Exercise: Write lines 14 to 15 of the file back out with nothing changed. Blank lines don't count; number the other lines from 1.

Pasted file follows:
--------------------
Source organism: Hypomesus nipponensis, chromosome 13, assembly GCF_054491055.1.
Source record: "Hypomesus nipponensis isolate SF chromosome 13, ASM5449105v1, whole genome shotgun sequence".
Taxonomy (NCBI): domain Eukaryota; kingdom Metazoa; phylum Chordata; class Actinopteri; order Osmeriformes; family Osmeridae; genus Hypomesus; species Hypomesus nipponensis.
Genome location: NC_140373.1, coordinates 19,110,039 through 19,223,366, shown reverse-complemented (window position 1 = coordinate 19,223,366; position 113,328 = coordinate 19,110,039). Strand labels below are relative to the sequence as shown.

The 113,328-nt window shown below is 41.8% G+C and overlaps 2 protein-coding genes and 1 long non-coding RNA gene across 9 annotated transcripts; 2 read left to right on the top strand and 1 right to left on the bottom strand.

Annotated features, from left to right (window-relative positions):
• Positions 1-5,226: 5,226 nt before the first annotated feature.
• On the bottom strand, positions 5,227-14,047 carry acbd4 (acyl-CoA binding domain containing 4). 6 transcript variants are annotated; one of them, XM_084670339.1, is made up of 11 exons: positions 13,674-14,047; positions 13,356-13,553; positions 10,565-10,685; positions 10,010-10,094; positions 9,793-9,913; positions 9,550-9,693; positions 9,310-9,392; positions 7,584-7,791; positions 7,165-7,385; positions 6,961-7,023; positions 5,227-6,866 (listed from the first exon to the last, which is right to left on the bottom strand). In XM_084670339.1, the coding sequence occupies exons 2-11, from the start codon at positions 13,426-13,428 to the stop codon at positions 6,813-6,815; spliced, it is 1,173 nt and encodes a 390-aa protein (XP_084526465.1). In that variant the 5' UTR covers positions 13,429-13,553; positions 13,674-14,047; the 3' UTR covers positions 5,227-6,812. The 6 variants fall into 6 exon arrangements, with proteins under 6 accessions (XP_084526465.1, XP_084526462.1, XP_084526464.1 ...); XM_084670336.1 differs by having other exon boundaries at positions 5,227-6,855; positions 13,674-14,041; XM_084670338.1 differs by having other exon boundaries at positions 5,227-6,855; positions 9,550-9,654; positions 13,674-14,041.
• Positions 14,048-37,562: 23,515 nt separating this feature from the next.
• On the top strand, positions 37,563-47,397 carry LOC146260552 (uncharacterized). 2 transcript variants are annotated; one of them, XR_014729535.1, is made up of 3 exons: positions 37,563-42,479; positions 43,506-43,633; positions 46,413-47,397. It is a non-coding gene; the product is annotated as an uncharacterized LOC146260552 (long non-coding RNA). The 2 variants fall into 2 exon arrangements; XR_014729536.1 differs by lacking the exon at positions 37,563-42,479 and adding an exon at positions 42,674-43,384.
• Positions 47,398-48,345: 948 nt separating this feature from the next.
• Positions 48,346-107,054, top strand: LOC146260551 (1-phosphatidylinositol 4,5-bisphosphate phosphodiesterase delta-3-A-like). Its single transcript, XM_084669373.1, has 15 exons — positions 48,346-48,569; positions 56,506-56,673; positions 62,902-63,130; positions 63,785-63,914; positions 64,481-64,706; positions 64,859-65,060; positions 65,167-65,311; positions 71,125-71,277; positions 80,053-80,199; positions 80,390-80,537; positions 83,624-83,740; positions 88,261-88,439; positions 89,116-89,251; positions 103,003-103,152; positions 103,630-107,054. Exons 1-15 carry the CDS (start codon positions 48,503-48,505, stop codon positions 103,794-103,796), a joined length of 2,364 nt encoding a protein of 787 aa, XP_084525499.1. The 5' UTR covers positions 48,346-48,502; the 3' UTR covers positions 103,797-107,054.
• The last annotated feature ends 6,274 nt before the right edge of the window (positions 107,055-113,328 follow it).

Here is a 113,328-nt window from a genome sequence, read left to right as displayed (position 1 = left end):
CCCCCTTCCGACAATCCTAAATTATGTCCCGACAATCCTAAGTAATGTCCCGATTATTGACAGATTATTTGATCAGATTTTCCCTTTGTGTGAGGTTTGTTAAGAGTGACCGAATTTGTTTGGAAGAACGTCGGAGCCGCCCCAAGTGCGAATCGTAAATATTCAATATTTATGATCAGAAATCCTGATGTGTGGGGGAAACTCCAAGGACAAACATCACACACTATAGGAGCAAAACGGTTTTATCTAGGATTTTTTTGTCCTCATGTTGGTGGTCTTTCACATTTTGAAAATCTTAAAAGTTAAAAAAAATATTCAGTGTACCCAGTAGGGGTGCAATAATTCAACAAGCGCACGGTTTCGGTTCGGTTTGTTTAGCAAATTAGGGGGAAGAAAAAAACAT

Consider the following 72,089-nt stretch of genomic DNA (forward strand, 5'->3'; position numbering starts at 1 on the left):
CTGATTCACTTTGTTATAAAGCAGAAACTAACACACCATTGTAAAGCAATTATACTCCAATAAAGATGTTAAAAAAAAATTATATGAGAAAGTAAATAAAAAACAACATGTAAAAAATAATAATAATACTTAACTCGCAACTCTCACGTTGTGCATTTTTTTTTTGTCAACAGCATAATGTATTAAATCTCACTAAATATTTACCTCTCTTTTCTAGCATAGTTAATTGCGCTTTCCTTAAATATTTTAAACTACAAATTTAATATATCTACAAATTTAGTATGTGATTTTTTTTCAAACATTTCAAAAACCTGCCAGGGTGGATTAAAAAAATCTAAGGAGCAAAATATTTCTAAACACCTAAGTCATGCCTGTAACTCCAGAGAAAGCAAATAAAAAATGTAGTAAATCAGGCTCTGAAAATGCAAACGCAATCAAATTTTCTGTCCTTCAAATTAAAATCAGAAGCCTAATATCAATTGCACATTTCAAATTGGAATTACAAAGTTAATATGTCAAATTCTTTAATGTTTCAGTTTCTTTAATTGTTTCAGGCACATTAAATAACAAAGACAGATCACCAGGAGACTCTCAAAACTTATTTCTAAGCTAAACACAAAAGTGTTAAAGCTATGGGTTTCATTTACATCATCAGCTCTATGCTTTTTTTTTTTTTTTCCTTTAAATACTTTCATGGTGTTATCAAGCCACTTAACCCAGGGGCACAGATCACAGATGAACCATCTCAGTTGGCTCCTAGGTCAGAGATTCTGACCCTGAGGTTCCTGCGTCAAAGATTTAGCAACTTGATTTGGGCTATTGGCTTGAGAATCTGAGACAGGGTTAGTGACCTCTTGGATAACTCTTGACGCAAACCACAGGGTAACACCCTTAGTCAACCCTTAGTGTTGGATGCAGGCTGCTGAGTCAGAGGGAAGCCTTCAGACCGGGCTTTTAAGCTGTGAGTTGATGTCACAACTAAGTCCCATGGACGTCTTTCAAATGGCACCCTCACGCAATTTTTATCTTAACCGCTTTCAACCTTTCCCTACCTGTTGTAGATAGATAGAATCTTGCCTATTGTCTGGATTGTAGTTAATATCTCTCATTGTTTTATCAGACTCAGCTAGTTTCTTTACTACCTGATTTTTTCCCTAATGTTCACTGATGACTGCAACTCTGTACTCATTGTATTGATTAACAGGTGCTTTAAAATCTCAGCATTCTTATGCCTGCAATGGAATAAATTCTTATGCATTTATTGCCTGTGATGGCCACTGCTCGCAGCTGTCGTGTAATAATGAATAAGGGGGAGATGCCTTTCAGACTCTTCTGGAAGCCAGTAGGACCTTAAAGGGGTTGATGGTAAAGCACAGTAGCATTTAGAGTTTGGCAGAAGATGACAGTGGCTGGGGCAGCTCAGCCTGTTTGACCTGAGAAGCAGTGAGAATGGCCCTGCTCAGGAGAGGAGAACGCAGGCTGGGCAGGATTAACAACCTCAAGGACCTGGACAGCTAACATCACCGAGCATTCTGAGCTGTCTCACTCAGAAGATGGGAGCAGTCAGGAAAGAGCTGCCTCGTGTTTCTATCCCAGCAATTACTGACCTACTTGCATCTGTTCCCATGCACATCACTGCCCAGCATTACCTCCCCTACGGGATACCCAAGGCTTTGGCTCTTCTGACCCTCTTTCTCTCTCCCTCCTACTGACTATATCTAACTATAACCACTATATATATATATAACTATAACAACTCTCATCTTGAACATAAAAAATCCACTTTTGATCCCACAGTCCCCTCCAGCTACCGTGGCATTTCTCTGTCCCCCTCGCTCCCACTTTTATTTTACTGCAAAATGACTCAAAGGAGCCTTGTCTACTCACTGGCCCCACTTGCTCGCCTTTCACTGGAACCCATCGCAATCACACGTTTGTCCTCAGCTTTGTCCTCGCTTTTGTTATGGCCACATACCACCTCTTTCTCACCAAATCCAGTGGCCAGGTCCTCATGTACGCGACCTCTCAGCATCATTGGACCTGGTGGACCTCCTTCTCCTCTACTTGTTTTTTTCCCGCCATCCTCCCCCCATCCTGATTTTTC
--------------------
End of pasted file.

Here is a 113,328-nt window from a genome sequence, read left to right as displayed (position 1 = left end):
CCCCCTTCCGACAATCCTAAATTATGTCCCGACAATCCTAAGTAATGTCCCGATTATTGACAGATTATTTGATCAGATTTTCCCTTTGTGTGAGGTTTGTTAAGAGTGACCGAATTTGTTTGGAAGAACGTCGGAGCCGCCCCAAGTGCGAATCGTAAATATTCAATATTTATGATCAGAAATCCTGATGTGTGGGGGAAACTCCAAGGACAAACATCACACACTATAGGAGCAAAACGGTTTTATCTAGGATTTTTTTGTCCTCATGTTGGTGGTCTTTCACATTTTGAAAATCTTAAAAGTTAAAAAAAATATTCAGTGTACCCAGTAGGGGTGCAATAATTCAACAAGCGCACGGTTTCGGTTCGGTTTGTTTAGCAAATTAGGGGGAAGAAAAAAACAT